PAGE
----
A Continuing Story

Raised in a culture dominated by Hollywood storytelling—from the Disney Channel to Quentin Tarantino—my students often know Hollywood's stories better than they know their own
Raised in a culture dominated by Hollywood storytelling—from the Disney Channel to Quentin Tarantino—my students often know Hollywood’s stories better than they know their own.

Fifteen years, over sixty worldview classes, and nearly 2,500 students later, I consider this unusual guidance from God to use films to explore the stories my students live by as one of the greatest answers to prayer in my professional life. I have used academy award-winning cinema to teach worldview to elite liberal arts students, über conservative Bible College students, pragmatic adult learners, and seasoned Hollywood film students and professionals. Nearly without exception the use of film has greatly heightened students’ grasp of the subtle nuance of worldview.

Along the way I have learned a things or two about both using film to teach worldview and using worldview to create films as well. Over the course of the next year, I will try to keep an ongoing series going relating some of the most useful insights I’ve had to date.

Next Posts in Series:

Casablanca and the Four Levels of Worldview: Why Everyone Meets at Rick’s

The Blind Side Leading the Blind: Better Faith-Based Filmmaking through Better Stories

Deep Culture Impact: Is an Academy Award a Reliable Indicator of a Truly Great Film?


[1] Barry H. Lopez, Crow and Weasel (San Francisco: North Point Press, 1900), 60.

[2] David K. Naugle, Worldview: The History of a Concept (Grand Rapids, MI: W. B. Eerdmans, 2002), 66.

[3] Naugle, Worldview, 62.

[4] Arthur P. Holmes, The Idea of a Christian College (Grand Rapids, MI: Eerdmans, 1998), 59-60.

[5] And later schools in the Association of Biblical Higher Education (ABHE) and the Association of Christian Schools International (ACSI).

[6] James W. Sire The Universe Next Door, 5th Edition (Downers Grove, IL: InterVarsity Press, 2009).

[7] Postmodernism was added to the 4th edition (2004), and Islamic Theism to the 5th Edition (2009).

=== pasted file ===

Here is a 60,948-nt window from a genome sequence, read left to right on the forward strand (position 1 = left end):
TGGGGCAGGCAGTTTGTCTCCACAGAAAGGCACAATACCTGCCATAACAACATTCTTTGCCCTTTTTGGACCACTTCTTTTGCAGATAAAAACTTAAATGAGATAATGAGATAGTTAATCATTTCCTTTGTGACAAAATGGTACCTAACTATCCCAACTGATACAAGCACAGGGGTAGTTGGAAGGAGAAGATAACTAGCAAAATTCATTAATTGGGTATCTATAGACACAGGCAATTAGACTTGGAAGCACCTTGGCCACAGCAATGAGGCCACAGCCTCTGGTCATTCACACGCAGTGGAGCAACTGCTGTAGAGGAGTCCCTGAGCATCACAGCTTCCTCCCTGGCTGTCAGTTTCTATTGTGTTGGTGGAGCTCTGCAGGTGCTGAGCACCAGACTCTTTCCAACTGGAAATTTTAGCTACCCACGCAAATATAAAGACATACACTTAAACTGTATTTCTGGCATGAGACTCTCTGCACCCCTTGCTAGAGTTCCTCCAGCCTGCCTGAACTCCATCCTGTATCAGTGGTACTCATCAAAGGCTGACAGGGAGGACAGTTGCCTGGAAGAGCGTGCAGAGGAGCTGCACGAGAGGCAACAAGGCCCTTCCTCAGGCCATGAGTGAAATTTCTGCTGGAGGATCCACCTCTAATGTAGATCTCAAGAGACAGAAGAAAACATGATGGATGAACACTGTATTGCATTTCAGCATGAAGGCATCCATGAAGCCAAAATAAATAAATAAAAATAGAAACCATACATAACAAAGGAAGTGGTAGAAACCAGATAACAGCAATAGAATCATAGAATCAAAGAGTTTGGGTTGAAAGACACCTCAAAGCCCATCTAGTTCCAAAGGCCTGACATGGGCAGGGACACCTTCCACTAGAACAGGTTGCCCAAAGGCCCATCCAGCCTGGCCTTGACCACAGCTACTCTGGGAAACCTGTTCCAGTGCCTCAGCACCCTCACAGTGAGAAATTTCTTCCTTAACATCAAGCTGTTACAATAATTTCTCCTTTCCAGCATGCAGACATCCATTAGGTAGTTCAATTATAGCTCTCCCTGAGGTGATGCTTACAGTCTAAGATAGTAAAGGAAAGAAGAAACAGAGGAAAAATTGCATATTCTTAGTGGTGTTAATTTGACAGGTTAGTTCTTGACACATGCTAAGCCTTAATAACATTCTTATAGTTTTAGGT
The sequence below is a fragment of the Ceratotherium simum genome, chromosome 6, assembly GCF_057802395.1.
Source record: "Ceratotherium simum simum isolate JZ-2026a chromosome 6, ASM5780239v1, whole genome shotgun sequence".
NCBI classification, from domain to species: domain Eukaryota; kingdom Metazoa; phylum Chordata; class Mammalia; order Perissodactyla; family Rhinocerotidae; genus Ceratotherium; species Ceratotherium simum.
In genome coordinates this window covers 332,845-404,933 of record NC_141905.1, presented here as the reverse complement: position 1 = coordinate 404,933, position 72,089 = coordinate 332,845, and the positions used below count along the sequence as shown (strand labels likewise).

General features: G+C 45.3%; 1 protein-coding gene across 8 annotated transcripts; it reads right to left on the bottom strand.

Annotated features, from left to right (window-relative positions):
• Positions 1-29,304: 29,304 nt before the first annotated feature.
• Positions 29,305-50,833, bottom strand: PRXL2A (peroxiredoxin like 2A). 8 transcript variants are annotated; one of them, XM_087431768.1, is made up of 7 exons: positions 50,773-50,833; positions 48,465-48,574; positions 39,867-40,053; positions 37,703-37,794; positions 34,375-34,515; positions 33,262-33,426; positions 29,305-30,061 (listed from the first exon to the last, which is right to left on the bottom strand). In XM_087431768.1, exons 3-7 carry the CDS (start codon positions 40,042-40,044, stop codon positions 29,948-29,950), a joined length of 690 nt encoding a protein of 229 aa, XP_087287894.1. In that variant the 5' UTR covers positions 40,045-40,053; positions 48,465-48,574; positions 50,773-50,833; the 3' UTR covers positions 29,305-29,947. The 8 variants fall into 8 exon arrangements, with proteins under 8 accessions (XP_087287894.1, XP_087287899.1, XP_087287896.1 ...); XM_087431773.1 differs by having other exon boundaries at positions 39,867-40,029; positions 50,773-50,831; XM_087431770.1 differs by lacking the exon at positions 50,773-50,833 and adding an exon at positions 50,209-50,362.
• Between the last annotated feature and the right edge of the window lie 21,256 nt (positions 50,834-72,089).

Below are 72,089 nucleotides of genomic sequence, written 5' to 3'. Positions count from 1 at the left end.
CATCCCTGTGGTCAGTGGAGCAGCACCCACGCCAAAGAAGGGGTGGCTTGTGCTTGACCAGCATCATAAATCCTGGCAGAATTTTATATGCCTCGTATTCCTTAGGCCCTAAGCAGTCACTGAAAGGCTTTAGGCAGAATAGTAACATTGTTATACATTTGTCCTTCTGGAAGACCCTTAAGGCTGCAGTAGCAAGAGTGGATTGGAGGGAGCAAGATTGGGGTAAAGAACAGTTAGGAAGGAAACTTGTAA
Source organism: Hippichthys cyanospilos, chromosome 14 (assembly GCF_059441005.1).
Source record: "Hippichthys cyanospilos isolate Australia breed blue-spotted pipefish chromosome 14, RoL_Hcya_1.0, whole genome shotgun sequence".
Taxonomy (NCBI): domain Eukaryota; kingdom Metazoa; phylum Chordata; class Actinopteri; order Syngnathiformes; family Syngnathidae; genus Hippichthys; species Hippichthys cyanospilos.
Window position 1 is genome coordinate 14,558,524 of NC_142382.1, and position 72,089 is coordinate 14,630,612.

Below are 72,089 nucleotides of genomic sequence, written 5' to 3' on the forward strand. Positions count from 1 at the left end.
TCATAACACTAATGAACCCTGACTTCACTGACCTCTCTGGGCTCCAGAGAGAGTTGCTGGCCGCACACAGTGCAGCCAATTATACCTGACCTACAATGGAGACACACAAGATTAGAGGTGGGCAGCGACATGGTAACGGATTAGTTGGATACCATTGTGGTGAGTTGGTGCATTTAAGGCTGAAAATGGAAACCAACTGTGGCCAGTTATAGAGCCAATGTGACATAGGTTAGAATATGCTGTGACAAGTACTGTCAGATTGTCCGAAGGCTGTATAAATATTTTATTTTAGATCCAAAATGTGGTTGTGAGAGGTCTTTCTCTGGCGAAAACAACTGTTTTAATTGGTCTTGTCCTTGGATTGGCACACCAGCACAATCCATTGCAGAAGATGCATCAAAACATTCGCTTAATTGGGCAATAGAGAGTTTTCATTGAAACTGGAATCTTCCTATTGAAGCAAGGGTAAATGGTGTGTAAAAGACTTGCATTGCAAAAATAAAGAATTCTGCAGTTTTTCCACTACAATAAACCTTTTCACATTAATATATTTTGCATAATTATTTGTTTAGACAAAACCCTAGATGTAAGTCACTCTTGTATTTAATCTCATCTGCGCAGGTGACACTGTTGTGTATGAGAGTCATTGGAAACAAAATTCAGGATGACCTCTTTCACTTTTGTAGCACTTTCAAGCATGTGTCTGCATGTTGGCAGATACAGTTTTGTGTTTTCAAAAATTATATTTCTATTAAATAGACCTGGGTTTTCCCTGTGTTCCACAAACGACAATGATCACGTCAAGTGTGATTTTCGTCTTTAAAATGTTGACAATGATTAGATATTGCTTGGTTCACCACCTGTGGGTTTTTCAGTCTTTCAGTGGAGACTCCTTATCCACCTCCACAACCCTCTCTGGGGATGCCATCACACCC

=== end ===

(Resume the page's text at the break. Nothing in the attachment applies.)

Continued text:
[8] Sire, Universe, 20.

[9] Naugle, Worldview, 297.

[10] Robert A. Harris, The Integration of Faith and Learning: A Worldview Approach (Eugene, OR: Cascade Books, 2004), 78.

[11] Mark P. Cosgrove, Foundations of Christian Thought: Faith, Learning, and the Christian Worldview (Grand Rapids, MI: Kregel Publications, 2006), 19, 20, 24.

[12] Ronald H. Nash, Worldviews in Conflict: Choosing Christianity in a World of Ideas (Grand Rapids: Zondervan, 1992), 16.

[13] N. T. Wright, The New Testament and the People of God (Minneapolis: Fortress Press, 1992), 116.

[14] Dan P. McAdams, The Stories We Live By: Personal Myths and the Making of the Self (New York: Guilford Press, 1997), 11.

[15] Sue Monk Kidd, The Dance of the Dissident Daughter (San Francisco: Harper San Francisco, 1996), 72.

[16] Patrick Rothfuss, The Name of the Wind  (New York: DAW Books, 2007), 111.

[17] Christopher Vogler. The Writer’s Journey: Mythic Structure for Writers, 3rd Edition. (Studio City, CA: Michael Wiese Productions, 2007), 30.

[18] Robert McKee, Story: Substance, Structure, Style and the Principles of Screenwriting (New York: Regan Books, 1997), 12.

[19] McAdams, Stories, 37.

[20] Actually, I started out by using only Academy Award-winning films, but have since altered my criteria for what makes a true culture making film. See, Deep Culture Impact:  Why an Oscar isn’t a Reliable Indicator of a Truly Great Film.


Relationships, Theology and Suffering: How College Students Grow Spiritually

Part 5 of series The Spiritual Lives of Christian College Students. The fifth and final reflection on the spirituality of students attending Christian colleges based upon Todd’s national research project, informed by Spiritual Transformation Inventory (STI) data from over 5,000 students attending CCCU and ABHE colleges and universities.